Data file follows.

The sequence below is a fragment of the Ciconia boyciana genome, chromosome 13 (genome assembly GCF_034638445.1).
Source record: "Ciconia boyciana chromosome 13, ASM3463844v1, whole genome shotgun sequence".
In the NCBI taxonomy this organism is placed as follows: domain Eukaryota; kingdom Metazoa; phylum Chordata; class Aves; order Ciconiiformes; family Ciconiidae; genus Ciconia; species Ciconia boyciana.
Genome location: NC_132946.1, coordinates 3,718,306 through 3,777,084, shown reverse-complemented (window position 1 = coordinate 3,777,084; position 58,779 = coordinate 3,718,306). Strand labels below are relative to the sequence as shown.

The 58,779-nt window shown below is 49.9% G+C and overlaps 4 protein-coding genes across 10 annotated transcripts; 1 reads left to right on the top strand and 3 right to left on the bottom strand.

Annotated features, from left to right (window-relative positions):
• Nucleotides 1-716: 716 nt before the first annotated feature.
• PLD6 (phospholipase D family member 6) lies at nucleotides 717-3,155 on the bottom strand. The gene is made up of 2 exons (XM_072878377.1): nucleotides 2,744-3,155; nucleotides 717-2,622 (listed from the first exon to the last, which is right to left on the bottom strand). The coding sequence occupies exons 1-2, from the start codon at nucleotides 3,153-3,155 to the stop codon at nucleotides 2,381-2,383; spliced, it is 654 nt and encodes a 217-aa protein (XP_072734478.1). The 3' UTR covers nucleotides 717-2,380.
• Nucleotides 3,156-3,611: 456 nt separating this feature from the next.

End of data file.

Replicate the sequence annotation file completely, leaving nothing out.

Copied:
The sequence below is a fragment of the Ciconia boyciana genome, chromosome 13 (genome assembly GCF_034638445.1).
Source record: "Ciconia boyciana chromosome 13, ASM3463844v1, whole genome shotgun sequence".
In the NCBI taxonomy this organism is placed as follows: domain Eukaryota; kingdom Metazoa; phylum Chordata; class Aves; order Ciconiiformes; family Ciconiidae; genus Ciconia; species Ciconia boyciana.
Genome location: NC_132946.1, coordinates 3,718,306 through 3,777,084, shown reverse-complemented (window position 1 = coordinate 3,777,084; position 58,779 = coordinate 3,718,306). Strand labels below are relative to the sequence as shown.

The 58,779-nt window shown below is 49.9% G+C and overlaps 4 protein-coding genes across 10 annotated transcripts; 1 reads left to right on the top strand and 3 right to left on the bottom strand.

Annotated features, from left to right (window-relative positions):
• Nucleotides 1-716: 716 nt before the first annotated feature.
• PLD6 (phospholipase D family member 6) lies at nucleotides 717-3,155 on the bottom strand. The gene is made up of 2 exons (XM_072878377.1): nucleotides 2,744-3,155; nucleotides 717-2,622 (listed from the first exon to the last, which is right to left on the bottom strand). The coding sequence occupies exons 1-2, from the start codon at nucleotides 3,153-3,155 to the stop codon at nucleotides 2,381-2,383; spliced, it is 654 nt and encodes a 217-aa protein (XP_072734478.1). The 3' UTR covers nucleotides 717-2,380.
• Nucleotides 3,156-3,611: 456 nt separating this feature from the next.